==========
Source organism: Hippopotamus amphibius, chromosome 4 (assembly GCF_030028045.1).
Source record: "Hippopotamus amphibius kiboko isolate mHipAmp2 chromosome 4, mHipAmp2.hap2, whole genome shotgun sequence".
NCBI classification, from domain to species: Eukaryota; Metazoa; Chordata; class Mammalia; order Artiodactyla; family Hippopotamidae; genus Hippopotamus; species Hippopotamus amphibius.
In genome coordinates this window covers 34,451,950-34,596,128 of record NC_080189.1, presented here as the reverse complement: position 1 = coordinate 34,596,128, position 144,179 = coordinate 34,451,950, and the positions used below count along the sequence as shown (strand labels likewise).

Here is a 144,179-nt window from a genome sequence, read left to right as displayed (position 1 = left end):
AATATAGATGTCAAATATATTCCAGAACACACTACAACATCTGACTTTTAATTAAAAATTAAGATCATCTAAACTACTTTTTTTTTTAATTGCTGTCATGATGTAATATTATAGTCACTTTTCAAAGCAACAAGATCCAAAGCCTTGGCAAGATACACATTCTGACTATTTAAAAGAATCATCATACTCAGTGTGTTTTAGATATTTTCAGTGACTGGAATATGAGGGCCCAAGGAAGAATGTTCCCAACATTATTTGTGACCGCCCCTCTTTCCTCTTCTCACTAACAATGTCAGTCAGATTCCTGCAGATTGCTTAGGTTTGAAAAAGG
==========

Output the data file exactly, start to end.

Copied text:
Source organism: Hippopotamus amphibius, chromosome 4 (assembly GCF_030028045.1).
Source record: "Hippopotamus amphibius kiboko isolate mHipAmp2 chromosome 4, mHipAmp2.hap2, whole genome shotgun sequence".
NCBI classification, from domain to species: Eukaryota; Metazoa; Chordata; class Mammalia; order Artiodactyla; family Hippopotamidae; genus Hippopotamus; species Hippopotamus amphibius.
In genome coordinates this window covers 34,451,950-34,596,128 of record NC_080189.1, presented here as the reverse complement: position 1 = coordinate 34,596,128, position 144,179 = coordinate 34,451,950, and the positions used below count along the sequence as shown (strand labels likewise).

Here is a 144,179-nt window from a genome sequence, read left to right as displayed (position 1 = left end):
AATATAGATGTCAAATATATTCCAGAACACACTACAACATCTGACTTTTAATTAAAAATTAAGATCATCTAAACTACTTTTTTTTTTAATTGCTGTCATGATGTAATATTATAGTCACTTTTCAAAGCAACAAGATCCAAAGCCTTGGCAAGATACACATTCTGACTATTTAAAAGAATCATCATACTCAGTGTGTTTTAGATATTTTCAGTGACTGGAATATGAGGGCCCAAGGAAGAATGTTCCCAACATTATTTGTGACCGCCCCTCTTTCCTCTTCTCACTAACAATGTCAGTCAGATTCCTGCAGATTGCTTAGGTTTGAAAAAGG